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January 11, 2006



Contemporary Society and Genomic Culture

In order to find its autonomy, Bio Art (a term described by Jens Hauser, curator of the "L'Art Biotech" exhibition, as an "etymological disgrace") is passing through the necessary evolutionary phases towards a complete definition, conquering a conceptual autonomy independent from the means used. The image that comes to mind is that of a 'chimera', a hybrid creature that is a mix of different species, which expresses a peculiar compositive coherence, both paradoxical and efficient. The facets implied by dirtying one's own hands with the basic elements of organic material (genes, cells, proteins, etc.) are many, as is analyzing the female body as a contemporary technological laboratory (in the performances by the subROSA collective), conceptually challenging the current eugenic development models, or the application of the usual schemes of knowledge hoarding, as is done by Eugene Thacker with his Open Source DNA.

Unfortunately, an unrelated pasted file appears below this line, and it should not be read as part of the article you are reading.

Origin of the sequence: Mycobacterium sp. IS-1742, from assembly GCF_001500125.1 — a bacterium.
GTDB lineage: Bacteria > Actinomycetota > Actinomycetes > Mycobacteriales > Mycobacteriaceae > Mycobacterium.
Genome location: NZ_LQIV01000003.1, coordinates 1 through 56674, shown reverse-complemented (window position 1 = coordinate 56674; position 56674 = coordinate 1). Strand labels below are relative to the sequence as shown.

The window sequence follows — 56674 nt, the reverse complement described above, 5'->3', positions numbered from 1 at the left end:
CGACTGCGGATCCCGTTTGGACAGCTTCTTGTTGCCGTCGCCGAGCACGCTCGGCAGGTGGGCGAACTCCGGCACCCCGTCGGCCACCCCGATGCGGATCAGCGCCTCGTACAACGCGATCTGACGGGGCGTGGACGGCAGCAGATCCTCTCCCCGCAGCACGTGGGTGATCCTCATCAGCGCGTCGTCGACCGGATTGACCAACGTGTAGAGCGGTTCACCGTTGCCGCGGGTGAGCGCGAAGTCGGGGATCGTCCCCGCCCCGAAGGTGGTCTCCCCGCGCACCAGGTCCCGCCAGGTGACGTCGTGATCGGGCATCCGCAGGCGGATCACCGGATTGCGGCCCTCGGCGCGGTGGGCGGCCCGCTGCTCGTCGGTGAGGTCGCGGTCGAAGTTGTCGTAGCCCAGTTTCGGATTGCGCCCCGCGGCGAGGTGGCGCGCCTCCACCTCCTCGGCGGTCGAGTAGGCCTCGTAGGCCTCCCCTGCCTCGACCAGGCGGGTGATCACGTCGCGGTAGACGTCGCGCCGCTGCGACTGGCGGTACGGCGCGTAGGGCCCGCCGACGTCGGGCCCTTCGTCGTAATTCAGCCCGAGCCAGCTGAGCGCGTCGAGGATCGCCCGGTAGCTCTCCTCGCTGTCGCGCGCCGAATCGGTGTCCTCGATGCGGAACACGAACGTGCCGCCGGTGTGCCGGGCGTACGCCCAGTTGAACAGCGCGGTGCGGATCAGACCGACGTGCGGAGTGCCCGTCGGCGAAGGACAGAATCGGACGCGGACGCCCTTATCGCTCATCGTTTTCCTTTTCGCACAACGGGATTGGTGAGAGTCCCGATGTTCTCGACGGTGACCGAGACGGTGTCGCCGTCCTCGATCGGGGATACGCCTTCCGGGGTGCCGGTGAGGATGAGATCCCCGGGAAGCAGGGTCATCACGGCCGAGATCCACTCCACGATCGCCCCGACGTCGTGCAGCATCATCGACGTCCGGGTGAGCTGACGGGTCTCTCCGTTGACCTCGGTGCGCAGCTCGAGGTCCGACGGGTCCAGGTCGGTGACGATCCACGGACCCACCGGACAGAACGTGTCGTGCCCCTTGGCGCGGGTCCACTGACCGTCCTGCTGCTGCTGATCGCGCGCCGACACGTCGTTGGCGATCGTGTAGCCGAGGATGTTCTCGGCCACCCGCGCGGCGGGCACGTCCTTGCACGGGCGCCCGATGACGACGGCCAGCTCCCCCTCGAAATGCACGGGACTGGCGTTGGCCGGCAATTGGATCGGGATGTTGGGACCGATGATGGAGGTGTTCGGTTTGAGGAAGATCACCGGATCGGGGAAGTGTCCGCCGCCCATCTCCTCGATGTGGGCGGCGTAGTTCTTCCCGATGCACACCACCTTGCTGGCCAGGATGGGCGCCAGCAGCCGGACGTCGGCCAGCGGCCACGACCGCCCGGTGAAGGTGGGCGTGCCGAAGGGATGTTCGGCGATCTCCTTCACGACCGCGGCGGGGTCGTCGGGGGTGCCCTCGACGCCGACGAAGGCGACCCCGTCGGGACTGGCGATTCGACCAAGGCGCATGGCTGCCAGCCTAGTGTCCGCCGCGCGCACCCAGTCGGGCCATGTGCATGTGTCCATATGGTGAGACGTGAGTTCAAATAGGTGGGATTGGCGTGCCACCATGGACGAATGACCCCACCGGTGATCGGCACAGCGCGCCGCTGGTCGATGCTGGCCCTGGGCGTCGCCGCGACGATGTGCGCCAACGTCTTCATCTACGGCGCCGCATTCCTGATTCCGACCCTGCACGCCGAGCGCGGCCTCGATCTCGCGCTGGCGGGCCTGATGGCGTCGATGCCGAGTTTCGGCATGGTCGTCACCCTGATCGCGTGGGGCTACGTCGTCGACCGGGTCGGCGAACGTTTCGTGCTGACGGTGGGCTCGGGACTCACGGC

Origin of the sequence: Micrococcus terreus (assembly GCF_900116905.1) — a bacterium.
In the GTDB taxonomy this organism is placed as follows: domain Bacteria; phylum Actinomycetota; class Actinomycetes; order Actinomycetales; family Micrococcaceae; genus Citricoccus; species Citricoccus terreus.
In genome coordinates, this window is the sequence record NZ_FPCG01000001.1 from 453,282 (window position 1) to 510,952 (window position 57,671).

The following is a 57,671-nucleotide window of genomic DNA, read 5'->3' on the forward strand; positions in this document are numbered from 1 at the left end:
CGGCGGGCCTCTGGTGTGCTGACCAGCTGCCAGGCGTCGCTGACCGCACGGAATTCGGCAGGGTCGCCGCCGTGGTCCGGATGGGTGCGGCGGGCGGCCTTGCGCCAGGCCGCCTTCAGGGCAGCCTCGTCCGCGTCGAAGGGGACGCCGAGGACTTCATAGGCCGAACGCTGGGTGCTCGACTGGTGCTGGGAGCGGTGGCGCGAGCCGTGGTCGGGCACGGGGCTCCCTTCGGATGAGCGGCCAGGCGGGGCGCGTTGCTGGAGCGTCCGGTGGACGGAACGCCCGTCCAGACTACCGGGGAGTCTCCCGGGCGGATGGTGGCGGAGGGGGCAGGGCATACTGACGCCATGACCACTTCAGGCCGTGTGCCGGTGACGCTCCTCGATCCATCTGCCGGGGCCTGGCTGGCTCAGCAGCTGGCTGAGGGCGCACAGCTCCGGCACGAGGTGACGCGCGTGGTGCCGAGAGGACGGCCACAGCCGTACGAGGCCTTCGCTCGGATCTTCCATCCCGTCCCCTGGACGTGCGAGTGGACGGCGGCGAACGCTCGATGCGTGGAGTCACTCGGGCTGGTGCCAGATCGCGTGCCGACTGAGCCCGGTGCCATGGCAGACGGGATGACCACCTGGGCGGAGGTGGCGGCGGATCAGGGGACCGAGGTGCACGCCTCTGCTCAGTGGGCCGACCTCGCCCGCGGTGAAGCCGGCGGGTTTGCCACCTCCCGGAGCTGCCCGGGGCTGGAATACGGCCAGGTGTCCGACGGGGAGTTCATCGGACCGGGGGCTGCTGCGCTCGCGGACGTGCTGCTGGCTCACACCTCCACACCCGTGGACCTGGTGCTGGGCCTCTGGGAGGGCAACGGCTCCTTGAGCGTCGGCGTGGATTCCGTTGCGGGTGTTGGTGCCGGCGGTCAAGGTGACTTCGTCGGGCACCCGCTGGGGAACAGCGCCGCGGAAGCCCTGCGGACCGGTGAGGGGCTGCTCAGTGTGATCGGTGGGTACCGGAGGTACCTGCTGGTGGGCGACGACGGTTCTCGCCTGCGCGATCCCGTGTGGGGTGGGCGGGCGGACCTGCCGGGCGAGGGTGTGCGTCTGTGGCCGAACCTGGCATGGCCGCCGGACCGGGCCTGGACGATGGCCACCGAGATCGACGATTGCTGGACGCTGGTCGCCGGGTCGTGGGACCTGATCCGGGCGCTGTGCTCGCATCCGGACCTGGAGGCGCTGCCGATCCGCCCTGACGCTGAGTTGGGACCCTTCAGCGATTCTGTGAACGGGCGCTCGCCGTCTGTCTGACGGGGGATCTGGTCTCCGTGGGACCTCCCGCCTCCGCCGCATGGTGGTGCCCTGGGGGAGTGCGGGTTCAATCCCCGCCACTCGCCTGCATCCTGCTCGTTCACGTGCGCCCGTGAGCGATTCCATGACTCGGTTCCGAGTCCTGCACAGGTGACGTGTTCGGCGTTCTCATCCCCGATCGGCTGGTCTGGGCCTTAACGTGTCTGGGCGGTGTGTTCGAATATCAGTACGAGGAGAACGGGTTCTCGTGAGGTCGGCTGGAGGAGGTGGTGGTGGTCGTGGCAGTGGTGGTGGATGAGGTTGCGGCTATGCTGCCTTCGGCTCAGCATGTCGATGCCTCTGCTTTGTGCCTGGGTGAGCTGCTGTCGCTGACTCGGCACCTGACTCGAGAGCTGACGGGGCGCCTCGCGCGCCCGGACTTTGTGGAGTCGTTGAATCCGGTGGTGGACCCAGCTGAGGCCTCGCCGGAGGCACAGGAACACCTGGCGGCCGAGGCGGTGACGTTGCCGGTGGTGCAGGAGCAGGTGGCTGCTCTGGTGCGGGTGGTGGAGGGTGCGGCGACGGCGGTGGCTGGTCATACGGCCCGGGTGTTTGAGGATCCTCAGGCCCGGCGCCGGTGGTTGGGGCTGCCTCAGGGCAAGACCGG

The ferment created by the Critical Art Ensemble and Eduardo Kac can now be recognized by filtering the media flow of relevant announce(ments) by the industry, made here by Ricardo Dominguez, or reconstructed through the reflections on clones and their mediatic reproductions by Birgit Richard. This way, it's possible to feel the pulse of the silent conflict surrounding these subjects. In times when human intervention on organic creatures is as big as what nature does in decades, and building life is a fact, the definition of shared critical positions becomes the social fulcrum the cultural development of these technologies revolves around. (edited and curated by) Dmitry Bulatov, The National Publishing House "Yantarny Skaz" ISBN 5740608537 [via NEURAL]

Posted by jo at January 11, 2006 11:29 AM